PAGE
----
Teferra says the true extent of IBD prevalence in Ethiopia is unknown, as the last study was done in the 1990s.
“It’s crucial that people understand the symptoms and are diagnosed early, because early diagnosis means early interventions,” she says.
Patients with Crohn’s disease often suffer from abdominal pain and other debilitating symptoms and complications such as fistulas and strictures. It has been called a “lifestyle” disease of industrialized countries, according to Crohn’s Disease Among the Poorest Billion, a study of low- and lower-middle-income (LLLP) countries published in 2021.
Ruma Rajbhandari, assistant professor at Harvard and lead researcher on the report, says there appears to be more Crohn’s disease in Ethiopia than first thought.
The biggest challenges for Crohn’s disease patients in Ethiopia are access to correct diagnosis and treatment costs
“Ethiopia had virtually no published data on Crohn’s disease, but based on our survey, which included eight Ethiopian gastroenterologists, an increasing number of patients are being diagnosed,” she says.
The results of this survey show that across Africa, the highest numbers of patients with Crohn’s disease were reported in Ethiopia and Tunisia.
Rajbhandari says the researchers found “very few gastroenterologists – less than 20” for Ethiopia, which has a population of over 115 million.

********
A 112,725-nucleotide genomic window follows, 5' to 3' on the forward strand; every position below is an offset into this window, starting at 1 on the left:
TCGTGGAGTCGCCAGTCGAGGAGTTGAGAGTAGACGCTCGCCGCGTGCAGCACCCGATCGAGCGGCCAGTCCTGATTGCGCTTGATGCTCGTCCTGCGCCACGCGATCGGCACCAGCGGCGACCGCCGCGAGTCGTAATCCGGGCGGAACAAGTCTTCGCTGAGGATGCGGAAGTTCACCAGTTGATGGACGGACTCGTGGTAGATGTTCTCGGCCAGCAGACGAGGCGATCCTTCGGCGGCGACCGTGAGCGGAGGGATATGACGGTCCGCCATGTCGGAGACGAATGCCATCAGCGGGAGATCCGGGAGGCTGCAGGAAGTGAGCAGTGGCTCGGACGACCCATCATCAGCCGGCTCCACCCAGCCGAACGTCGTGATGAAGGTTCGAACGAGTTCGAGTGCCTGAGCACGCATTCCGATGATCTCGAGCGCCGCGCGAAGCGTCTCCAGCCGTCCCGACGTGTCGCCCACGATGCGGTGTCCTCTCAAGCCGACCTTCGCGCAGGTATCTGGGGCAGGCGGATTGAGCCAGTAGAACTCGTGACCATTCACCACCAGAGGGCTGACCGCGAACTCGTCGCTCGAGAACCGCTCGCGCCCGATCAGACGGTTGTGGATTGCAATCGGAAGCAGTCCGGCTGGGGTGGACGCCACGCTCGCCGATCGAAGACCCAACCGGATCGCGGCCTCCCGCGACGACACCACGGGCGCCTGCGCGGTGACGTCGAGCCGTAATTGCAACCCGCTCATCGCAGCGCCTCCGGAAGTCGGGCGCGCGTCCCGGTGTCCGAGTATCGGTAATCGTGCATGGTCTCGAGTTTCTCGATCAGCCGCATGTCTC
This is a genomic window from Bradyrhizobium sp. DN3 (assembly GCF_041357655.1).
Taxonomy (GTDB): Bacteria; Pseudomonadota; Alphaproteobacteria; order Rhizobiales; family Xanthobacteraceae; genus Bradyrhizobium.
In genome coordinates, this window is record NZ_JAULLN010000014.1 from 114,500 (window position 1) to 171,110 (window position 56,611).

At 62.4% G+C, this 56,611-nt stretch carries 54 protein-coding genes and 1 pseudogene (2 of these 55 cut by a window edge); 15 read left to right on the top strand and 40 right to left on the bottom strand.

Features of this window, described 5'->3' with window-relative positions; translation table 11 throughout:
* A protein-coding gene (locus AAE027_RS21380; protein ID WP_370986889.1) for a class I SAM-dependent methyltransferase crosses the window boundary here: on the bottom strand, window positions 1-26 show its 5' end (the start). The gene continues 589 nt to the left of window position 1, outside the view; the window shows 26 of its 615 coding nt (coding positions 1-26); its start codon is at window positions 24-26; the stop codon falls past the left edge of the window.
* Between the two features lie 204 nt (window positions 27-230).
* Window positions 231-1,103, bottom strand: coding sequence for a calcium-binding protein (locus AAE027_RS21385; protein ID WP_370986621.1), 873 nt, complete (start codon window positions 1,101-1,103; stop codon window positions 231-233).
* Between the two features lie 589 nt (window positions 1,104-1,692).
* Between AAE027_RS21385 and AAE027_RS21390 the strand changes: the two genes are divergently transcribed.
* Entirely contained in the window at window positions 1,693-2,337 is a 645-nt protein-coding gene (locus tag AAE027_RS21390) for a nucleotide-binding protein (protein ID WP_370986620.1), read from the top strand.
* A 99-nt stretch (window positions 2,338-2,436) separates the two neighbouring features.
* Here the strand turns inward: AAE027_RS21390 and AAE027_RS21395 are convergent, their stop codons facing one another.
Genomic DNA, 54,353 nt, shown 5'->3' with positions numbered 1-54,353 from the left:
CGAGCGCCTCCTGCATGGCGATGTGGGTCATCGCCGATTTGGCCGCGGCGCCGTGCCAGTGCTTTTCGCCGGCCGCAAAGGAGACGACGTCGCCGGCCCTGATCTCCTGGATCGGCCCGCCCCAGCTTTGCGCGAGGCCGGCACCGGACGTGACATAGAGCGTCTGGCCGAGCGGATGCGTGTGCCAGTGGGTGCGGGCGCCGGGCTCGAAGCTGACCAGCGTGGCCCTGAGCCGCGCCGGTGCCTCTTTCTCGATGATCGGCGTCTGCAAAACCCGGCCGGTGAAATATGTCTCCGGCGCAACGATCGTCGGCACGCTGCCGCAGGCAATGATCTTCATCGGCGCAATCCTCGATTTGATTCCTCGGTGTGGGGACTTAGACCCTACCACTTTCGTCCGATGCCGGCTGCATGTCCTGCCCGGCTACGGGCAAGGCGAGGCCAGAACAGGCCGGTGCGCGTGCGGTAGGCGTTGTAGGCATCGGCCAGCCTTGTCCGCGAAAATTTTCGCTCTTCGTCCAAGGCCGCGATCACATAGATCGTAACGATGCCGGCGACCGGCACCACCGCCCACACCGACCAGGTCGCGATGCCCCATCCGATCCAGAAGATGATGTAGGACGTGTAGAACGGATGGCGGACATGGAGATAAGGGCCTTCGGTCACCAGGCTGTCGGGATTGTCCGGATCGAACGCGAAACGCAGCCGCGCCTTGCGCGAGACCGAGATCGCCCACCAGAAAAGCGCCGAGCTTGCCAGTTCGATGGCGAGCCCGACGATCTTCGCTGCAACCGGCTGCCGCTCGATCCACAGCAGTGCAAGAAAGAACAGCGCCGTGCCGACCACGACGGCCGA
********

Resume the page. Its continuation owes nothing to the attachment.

“The biggest challenges for Crohn’s disease patients in Ethiopia, like other LLMICs, are access to proper diagnosis and treatment costs,” says Rajbhandari. “Diagnostics like radiology and colonoscopy with biopsy are only available in major centers in capital cities.”
Rajbhandari adds, “Diagnosis is difficult as there is a lot of overlap between Crohn’s disease and intestinal TB, as TB is much more prevalent in LLMICs. Once a diagnosis is finally made, the cost of treatments is prohibitive – for example, a single dose of a biological treatment can exceed US$500 (£432).”
Hailemichael Desalegn, a gastroenterologist at St Paul’s Hospital in Addis Ababa, says diseases he calls a “hidden plague” are increasing in prevalence.
He thinks the biggest challenge is the lack of awareness among Ethiopian health professionals, as patients are often referred to gastroenterologists after antibiotics or TB drugs have failed.
“There is a general misunderstanding that IBD/CD doesn’t exist in low-income settings and may be overlooked in patients with typical symptoms,” says Desalegn. “Most of my patients have symptoms for at least two years before a diagnosis.”
The drugs available in the country are those that developed countries used 20 years ago, he says.
Teferra, as a patient and physician, works hard to raise awareness, including through her involvement with Generation Patient, a US-based advocacy group specializing in young adults with chronic and rare diseases.
Related: Diabetes and high blood pressure: why do “urban” diseases affect refugees?
She has been extremely successful in “challenging stigma and social norms by empowering others and building community,” said Sneha Dave, chief executive of Generation Patient.
Teferra no longer sees IBD as a weakness. “Now, after two years in remission, I truly believe that IBD has made me a stronger person. It has made me realize all the unhealthy lifestyles I was leading, accept myself and make mental health a priority,” she says. “Sharing my story is a superpower that I didn’t know I had.”